As of May 1, 2013, all UK visa applicants in India now have the option of paying their visa fees online via credit or debit cards when submitting visa applications and booking their biometric appointments. Before, all applicants were required to pay the visa fees in person when submitting their application. Other methods of payment, including payment at the visa application center, will continue to be accepted. Applicants will continue to pay for their visa in rupees, but a planned new system will include the choice of payment in other major currencies, including pounds sterling.

Additional online methods of payment are expected to become available over time, including other payment cards and eWallets.

Tier 4 Student Visa Interviews

As of May 7, 2013, those applying for a Tier 4 student visa may have to sit for a short interview when attending the visa application center to submit the application and biometric information. The interview will focus on the applicant's reasons for coming to the UK; this is known as a credibility interview. A report of the interview will be sent to the visa officer, who will consider it along with the visa application and supporting documents. A further interview may be necessary if the visa officer needs more information.

It is expected that this will delay the processing of these applications, so it will be important to ensure that visa applications are submitted well before the start date of the study program in the UK.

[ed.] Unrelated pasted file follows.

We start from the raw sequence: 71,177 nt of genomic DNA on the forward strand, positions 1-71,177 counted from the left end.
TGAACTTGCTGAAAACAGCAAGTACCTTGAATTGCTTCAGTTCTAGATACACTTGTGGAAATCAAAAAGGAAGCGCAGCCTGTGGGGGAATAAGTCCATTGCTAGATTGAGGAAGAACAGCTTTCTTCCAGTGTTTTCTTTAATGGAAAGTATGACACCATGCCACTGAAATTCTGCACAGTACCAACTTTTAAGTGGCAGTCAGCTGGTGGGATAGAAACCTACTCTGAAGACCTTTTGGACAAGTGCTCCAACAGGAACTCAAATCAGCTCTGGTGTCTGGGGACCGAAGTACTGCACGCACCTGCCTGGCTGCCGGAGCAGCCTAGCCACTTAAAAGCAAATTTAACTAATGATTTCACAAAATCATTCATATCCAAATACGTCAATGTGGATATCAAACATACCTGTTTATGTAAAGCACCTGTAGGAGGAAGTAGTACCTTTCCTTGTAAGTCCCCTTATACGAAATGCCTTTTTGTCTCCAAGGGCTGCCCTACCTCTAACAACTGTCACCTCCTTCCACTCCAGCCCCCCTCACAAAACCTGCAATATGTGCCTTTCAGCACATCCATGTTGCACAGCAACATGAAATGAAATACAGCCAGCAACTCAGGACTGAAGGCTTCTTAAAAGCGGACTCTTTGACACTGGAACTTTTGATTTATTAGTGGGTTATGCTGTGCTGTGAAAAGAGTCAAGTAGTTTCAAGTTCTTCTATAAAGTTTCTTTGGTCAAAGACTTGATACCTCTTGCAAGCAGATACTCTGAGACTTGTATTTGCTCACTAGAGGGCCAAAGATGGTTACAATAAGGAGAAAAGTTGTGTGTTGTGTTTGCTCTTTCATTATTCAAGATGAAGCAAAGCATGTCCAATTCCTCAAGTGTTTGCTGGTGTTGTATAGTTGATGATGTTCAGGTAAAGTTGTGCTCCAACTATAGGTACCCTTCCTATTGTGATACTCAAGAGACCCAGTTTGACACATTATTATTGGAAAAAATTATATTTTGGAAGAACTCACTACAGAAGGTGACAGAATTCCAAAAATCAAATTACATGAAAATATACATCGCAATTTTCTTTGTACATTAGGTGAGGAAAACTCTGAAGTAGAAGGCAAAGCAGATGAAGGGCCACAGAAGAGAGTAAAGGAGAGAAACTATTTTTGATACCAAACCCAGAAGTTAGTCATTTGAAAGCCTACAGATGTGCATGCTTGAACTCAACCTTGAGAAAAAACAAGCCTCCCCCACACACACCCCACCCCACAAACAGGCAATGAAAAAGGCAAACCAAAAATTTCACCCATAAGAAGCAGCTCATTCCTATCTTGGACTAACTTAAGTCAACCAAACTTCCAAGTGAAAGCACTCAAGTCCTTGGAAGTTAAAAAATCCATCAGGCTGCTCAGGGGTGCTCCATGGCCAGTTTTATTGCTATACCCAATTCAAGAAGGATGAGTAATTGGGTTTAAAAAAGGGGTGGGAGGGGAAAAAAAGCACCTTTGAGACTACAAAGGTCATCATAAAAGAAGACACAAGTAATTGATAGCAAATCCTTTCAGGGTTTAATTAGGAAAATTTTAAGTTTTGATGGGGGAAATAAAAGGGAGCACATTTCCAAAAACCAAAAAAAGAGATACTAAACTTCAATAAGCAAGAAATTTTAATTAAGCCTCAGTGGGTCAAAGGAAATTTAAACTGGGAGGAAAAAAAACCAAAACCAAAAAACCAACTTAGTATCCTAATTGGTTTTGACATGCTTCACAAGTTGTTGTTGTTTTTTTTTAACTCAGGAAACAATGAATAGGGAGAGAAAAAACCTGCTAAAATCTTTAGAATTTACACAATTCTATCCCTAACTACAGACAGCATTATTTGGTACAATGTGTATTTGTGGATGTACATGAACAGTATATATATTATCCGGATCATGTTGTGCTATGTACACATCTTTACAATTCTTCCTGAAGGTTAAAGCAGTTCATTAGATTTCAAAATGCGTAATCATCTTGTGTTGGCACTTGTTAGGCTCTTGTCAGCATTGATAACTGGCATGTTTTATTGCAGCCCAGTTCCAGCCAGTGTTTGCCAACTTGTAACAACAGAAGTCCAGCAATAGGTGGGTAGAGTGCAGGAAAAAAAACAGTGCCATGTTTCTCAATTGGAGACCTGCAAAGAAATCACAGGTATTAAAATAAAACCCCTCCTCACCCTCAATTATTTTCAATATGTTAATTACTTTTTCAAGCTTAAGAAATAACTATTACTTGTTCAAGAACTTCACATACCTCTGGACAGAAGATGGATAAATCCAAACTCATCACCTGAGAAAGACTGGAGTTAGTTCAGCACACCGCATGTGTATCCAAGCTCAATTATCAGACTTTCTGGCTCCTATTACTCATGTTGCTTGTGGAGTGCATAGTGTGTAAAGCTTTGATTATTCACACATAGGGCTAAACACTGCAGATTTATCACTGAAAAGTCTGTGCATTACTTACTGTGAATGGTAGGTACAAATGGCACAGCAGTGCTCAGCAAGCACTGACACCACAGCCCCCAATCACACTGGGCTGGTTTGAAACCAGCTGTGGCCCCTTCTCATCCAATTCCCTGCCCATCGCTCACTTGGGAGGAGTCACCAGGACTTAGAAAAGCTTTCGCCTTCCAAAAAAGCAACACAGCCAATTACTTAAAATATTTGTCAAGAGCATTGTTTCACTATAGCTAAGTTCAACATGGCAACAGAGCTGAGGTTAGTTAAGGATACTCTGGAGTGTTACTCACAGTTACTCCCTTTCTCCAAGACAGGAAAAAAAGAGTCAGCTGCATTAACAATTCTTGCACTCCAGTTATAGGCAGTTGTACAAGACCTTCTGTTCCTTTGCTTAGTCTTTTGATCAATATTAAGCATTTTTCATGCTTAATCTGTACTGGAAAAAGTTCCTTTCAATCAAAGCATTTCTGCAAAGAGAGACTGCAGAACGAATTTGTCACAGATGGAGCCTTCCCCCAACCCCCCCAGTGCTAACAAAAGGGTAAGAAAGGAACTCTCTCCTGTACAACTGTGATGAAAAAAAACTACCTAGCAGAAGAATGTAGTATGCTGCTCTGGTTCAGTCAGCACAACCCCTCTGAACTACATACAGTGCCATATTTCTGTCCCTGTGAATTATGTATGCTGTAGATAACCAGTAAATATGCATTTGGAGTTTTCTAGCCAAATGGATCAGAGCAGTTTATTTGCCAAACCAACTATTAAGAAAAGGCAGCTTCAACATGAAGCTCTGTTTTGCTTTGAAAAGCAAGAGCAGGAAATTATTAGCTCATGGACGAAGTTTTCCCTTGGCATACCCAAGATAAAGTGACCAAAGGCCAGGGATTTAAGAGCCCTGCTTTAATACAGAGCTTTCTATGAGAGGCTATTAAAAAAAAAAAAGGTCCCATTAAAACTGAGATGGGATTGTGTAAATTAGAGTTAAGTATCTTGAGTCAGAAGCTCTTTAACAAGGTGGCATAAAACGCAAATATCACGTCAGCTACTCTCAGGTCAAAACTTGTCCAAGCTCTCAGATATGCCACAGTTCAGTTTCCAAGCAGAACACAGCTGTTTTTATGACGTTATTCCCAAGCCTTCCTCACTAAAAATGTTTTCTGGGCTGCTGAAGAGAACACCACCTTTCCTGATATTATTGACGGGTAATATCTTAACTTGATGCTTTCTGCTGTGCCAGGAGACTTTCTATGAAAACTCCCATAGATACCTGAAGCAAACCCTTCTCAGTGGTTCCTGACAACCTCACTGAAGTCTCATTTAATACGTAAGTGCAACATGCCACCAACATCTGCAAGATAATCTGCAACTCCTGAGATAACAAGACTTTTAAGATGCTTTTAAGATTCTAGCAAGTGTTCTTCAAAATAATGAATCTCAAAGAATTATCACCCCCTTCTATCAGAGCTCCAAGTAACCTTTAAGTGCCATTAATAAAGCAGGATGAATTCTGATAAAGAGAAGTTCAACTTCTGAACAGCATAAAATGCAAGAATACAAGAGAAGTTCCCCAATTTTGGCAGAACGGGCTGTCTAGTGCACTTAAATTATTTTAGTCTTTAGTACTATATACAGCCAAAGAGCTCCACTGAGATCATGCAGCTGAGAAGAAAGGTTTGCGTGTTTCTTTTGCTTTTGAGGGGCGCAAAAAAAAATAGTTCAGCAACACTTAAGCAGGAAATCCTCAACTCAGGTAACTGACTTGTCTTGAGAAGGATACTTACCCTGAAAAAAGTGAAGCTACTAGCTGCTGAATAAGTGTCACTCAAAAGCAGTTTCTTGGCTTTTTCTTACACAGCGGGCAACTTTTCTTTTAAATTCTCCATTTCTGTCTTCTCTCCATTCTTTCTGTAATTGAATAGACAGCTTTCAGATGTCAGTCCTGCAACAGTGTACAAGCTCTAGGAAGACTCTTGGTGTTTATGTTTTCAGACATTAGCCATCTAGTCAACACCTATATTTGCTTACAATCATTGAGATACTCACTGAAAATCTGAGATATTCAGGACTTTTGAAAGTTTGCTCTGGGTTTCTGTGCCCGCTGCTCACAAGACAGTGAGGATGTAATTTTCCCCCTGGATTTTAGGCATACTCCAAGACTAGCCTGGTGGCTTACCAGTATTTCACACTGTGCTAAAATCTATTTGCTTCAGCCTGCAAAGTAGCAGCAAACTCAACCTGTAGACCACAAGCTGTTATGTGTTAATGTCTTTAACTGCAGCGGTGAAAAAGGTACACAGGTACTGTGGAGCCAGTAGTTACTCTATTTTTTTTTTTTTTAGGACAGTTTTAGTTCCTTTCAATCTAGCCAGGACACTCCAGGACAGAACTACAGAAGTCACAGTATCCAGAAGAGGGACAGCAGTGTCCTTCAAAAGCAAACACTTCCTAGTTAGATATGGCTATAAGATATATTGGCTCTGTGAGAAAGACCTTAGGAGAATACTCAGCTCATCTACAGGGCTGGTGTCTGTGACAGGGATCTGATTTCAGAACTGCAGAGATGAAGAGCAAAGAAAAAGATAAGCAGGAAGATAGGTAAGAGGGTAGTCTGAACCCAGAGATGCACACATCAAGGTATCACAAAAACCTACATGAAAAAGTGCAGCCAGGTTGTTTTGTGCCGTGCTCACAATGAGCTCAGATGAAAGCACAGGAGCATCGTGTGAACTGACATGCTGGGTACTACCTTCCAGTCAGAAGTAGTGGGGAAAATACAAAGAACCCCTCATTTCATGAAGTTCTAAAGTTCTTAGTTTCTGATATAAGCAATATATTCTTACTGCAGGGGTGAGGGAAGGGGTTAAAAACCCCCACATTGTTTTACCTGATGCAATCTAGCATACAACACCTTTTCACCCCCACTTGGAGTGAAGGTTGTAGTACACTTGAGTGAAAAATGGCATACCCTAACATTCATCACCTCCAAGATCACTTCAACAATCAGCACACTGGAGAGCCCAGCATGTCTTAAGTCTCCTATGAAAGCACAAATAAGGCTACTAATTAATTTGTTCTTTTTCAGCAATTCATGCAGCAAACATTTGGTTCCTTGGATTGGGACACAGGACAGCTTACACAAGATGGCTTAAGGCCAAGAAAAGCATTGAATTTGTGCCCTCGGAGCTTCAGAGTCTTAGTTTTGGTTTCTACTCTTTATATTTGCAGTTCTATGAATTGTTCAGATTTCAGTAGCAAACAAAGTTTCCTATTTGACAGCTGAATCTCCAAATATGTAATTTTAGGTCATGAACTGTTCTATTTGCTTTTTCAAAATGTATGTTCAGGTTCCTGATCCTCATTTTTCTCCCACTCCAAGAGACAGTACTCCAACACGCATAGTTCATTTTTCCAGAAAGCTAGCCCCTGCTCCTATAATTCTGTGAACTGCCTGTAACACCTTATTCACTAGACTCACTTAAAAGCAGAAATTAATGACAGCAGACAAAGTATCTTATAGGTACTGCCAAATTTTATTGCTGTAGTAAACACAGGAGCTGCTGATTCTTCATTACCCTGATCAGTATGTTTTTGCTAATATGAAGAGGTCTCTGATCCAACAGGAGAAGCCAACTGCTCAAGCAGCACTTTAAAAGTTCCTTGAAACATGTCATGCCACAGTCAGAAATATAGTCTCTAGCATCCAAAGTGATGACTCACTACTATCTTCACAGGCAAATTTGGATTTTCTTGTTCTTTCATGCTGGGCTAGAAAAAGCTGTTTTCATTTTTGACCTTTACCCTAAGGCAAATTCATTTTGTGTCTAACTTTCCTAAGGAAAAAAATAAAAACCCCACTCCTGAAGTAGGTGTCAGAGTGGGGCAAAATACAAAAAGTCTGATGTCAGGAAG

Change to Family Visitor Appeals

The Home Office is removing the full right of appeal for applicants refused leave (permission) to enter the UK as a family visitor. On April 25, 2013, Royal Assent was given to a clause in the Crime and Courts Bill, published on May 10, 2012, which will allow the change to be pushed through. The change is expected to take effect on or soon after June 25, 2013. The new appeal arrangements will apply to anybody who applies to enter the UK to visit a family member on or after the implementation date. Applicants who are refused can re-apply and address the reasons for refusal instead of appealing. This will be quicker and will cost less than an appeal.

Booking a Premium Service Appointment

Following the introduction on April 6, 2013, of a £100 appointment booking fee for all premium service appointments at the Public Enquiry Office (PEO), the Home Office has just announced the new booking process. After booking the premium appointment online, applicants must call the PEO (phone: 0870-606-7766) by 3 p.m. on the next working day to pay the appointment fee of £100 per applicant. If the payment is not made within this time frame, the appointment will be canceled.